“Too long,” Jay said. “Decades.” As an outcast, Jay had been chased off from most cities. Only the Elder had been willing to entertain his presence.
“Only five years,” Tane said, and Jay looked over at her.
“Right, you were trained there, weren’t you?”
Boss, the beast at the back, opened up a single massive eye and flicked it around, before stretching out. There was just barely enough room across the back three seats for her if she curled up into a ball. Thankfully, I didn’t need the rear view mirrors. “What is that racket?” Her armor was stretches across the roof, though her axe was tucked securely in the trunk where hopefully it couldn’t hurt anyone. The guns, thankfully, had been taken apart, except for the pistol that I’d refused to give up.
There was safety there.
“Music,” I said. The radio strengthened still. They weren’t human voices, but they were singing, and there was guitars, and there was a drum, so what the hell why not, it was great to hear something that wasn’t canned orchestral.
“I was,” Tane replied to Jay. “It’s… well, it’s a far sight prettier to look at than Prime-nest, and certainly better than Forge-nest.”
We’d just destroyed Forge-nest. Without the mayor of the place, and given the history of the Fey dragging away innocent Crows, the capital had deemed that resources expended too great for too little return.
So they’d fragged the buildings with thermite and went on their way. So that the Fey couldn’t get anything out of it. The very same Fey who had put me through a series of brutal tests to see if I was worthy of joining them.
They were a race of suspiciously human like bugs, ruled by a series of suspiciously insect like humans, though I’d only found that out when I’d killed the leader of the base that’d stolen me while defending myself.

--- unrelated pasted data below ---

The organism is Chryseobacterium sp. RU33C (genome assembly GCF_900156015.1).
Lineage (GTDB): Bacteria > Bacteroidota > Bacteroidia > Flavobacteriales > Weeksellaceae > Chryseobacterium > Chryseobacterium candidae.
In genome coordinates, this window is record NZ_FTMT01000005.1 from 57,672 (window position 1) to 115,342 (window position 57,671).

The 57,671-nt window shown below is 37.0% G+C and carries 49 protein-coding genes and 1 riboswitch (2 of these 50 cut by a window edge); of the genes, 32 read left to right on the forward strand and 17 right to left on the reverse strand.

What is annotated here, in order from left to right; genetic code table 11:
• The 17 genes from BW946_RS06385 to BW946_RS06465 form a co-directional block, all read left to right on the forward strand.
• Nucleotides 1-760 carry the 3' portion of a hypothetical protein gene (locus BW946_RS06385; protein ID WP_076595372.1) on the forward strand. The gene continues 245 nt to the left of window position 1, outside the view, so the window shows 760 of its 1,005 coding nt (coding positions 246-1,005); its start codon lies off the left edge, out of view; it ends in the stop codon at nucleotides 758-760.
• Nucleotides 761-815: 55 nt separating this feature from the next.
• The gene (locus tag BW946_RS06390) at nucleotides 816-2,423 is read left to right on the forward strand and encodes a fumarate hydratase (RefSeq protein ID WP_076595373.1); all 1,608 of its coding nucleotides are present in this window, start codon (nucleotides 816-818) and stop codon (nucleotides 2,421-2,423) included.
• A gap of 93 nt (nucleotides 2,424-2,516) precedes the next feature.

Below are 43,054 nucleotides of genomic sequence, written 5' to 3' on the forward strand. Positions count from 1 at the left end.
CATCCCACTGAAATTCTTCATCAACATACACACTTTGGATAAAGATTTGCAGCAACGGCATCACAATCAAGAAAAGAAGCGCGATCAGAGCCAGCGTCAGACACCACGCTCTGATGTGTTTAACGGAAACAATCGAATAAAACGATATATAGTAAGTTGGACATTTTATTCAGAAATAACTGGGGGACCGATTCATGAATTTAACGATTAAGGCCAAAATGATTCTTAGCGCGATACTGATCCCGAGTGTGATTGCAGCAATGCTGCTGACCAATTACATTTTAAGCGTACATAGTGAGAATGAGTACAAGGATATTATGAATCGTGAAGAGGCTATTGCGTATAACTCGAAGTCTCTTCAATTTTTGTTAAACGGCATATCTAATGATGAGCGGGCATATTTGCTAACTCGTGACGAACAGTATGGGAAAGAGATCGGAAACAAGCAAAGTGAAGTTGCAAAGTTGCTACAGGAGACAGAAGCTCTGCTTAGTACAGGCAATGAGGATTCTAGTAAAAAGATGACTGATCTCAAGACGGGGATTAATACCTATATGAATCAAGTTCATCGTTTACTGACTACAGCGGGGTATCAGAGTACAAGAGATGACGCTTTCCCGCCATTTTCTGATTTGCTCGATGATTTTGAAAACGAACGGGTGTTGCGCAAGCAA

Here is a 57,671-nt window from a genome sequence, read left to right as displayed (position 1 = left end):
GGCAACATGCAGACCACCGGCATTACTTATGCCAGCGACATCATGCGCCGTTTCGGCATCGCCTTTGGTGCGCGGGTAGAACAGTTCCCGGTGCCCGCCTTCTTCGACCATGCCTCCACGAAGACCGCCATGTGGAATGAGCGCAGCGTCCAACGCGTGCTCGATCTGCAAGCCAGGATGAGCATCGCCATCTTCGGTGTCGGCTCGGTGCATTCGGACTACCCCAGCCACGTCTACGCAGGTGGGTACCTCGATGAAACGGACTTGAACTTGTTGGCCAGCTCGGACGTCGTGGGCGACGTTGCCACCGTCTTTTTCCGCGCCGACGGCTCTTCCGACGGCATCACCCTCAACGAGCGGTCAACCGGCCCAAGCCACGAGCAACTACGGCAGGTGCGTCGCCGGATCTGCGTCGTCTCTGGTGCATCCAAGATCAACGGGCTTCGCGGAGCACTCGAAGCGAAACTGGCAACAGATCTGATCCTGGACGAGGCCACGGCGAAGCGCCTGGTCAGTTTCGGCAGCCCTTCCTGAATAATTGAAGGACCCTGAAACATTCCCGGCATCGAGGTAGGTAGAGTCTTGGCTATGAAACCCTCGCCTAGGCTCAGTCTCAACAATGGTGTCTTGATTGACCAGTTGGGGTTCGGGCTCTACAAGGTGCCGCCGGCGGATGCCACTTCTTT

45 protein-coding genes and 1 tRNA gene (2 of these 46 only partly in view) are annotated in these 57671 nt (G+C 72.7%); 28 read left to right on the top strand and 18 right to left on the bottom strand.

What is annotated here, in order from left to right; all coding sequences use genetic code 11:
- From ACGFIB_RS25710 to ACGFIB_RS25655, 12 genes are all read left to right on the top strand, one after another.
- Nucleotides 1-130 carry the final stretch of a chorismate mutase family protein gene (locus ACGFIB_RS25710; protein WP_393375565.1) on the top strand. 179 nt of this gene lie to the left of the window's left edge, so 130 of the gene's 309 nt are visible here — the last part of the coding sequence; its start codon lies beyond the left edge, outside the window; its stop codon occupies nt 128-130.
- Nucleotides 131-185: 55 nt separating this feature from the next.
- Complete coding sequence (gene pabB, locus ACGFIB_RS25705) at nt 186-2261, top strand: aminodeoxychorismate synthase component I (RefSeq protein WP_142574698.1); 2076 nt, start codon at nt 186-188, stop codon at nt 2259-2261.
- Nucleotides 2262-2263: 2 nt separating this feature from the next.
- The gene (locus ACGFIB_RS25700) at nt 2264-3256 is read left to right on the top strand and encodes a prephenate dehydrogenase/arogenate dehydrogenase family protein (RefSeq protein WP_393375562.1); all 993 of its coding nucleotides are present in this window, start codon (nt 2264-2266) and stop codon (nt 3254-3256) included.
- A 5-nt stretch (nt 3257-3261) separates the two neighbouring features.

Of everything that had happened so far, that was the worst. The Crows more or less worshiped the Wardens, those few humans who had worked for USEC, the American agency responsible for tracking down anomalies. How would they react when they found their most dangerous enemy was ruled by the very creatures they exalted?
Teri had been there. Boss had been there. Boss didn’t care, so why would she tell?
And Teri, she’d been at my side. She knew that I wasn’t evil. She’d promised, in the middle of getting everything together, that she wouldn’t speak either.
It… was a burden. A heavy weight.
That same weight in the pocket of my lab coat drew my attention again. Two Omoi Nodes. The last gasp of the old world; pocket computers implanted into the head; using radio and electric signals to communicate with brains.
Prince had used his to try and hijack my brain, after tearing out my Omoi. It hadn’t ended well for either of us, but it’d ended with him getting a few extra holes in his head after he’d decided to put one in mine.
It still ached, behind my eyes where the Omoi was supposed to go, but the wound had healed and only occasionally leaked. My thoughts were still scattered without the AI assistant, but I was adapting. If I just found a technician… we could put mine back into my head.